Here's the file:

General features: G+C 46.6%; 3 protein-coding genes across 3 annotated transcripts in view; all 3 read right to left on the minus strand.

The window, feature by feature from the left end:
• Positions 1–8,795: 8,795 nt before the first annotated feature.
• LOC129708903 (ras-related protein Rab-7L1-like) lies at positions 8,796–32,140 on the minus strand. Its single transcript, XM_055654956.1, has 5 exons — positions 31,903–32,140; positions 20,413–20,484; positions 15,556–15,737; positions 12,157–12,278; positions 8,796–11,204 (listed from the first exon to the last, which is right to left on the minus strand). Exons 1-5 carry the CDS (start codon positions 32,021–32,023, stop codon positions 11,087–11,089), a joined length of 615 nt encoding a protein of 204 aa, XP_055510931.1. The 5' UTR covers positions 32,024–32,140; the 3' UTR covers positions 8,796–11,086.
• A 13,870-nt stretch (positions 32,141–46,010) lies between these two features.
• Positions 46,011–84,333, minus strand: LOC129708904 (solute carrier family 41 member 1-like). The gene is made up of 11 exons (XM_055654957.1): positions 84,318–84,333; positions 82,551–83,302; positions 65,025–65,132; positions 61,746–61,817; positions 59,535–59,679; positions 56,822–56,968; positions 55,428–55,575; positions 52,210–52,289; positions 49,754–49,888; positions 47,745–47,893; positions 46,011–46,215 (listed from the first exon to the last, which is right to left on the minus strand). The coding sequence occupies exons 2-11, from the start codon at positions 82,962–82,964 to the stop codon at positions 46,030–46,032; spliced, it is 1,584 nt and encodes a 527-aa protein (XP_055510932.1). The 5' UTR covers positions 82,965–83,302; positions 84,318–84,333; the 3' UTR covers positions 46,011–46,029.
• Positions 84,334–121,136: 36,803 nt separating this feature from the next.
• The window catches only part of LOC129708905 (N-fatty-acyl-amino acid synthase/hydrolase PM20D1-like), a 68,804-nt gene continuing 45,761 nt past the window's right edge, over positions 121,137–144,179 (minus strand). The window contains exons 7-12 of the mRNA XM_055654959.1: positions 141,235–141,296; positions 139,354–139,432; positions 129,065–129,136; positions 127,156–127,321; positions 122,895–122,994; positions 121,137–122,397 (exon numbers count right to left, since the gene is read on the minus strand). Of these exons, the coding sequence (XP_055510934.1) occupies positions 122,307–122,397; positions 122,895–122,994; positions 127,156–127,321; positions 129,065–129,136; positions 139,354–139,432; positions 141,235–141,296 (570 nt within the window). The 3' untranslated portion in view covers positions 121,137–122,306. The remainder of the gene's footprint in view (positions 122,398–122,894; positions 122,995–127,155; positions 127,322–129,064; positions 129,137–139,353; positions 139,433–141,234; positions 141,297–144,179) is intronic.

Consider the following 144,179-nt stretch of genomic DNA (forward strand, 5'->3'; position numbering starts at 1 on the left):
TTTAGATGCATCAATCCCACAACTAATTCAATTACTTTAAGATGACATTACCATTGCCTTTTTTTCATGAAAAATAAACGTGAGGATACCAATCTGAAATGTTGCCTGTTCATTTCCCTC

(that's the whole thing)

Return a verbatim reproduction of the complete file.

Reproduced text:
General features: G+C 46.6%; 3 protein-coding genes across 3 annotated transcripts in view; all 3 read right to left on the minus strand.

The window, feature by feature from the left end:
• Positions 1–8,795: 8,795 nt before the first annotated feature.
• LOC129708903 (ras-related protein Rab-7L1-like) lies at positions 8,796–32,140 on the minus strand. Its single transcript, XM_055654956.1, has 5 exons — positions 31,903–32,140; positions 20,413–20,484; positions 15,556–15,737; positions 12,157–12,278; positions 8,796–11,204 (listed from the first exon to the last, which is right to left on the minus strand). Exons 1-5 carry the CDS (start codon positions 32,021–32,023, stop codon positions 11,087–11,089), a joined length of 615 nt encoding a protein of 204 aa, XP_055510931.1. The 5' UTR covers positions 32,024–32,140; the 3' UTR covers positions 8,796–11,086.
• A 13,870-nt stretch (positions 32,141–46,010) lies between these two features.
• Positions 46,011–84,333, minus strand: LOC129708904 (solute carrier family 41 member 1-like). The gene is made up of 11 exons (XM_055654957.1): positions 84,318–84,333; positions 82,551–83,302; positions 65,025–65,132; positions 61,746–61,817; positions 59,535–59,679; positions 56,822–56,968; positions 55,428–55,575; positions 52,210–52,289; positions 49,754–49,888; positions 47,745–47,893; positions 46,011–46,215 (listed from the first exon to the last, which is right to left on the minus strand). The coding sequence occupies exons 2-11, from the start codon at positions 82,962–82,964 to the stop codon at positions 46,030–46,032; spliced, it is 1,584 nt and encodes a 527-aa protein (XP_055510932.1). The 5' UTR covers positions 82,965–83,302; positions 84,318–84,333; the 3' UTR covers positions 46,011–46,029.
• Positions 84,334–121,136: 36,803 nt separating this feature from the next.
• The window catches only part of LOC129708905 (N-fatty-acyl-amino acid synthase/hydrolase PM20D1-like), a 68,804-nt gene continuing 45,761 nt past the window's right edge, over positions 121,137–144,179 (minus strand). The window contains exons 7-12 of the mRNA XM_055654959.1: positions 141,235–141,296; positions 139,354–139,432; positions 129,065–129,136; positions 127,156–127,321; positions 122,895–122,994; positions 121,137–122,397 (exon numbers count right to left, since the gene is read on the minus strand). Of these exons, the coding sequence (XP_055510934.1) occupies positions 122,307–122,397; positions 122,895–122,994; positions 127,156–127,321; positions 129,065–129,136; positions 139,354–139,432; positions 141,235–141,296 (570 nt within the window). The 3' untranslated portion in view covers positions 121,137–122,306. The remainder of the gene's footprint in view (positions 122,398–122,894; positions 122,995–127,155; positions 127,322–129,064; positions 129,137–139,353; positions 139,433–141,234; positions 141,297–144,179) is intronic.

Consider the following 144,179-nt stretch of genomic DNA (forward strand, 5'->3'; position numbering starts at 1 on the left):
TTTAGATGCATCAATCCCACAACTAATTCAATTACTTTAAGATGACATTACCATTGCCTTTTTTTCATGAAAAATAAACGTGAGGATACCAATCTGAAATGTTGCCTGTTCATTTCCCTC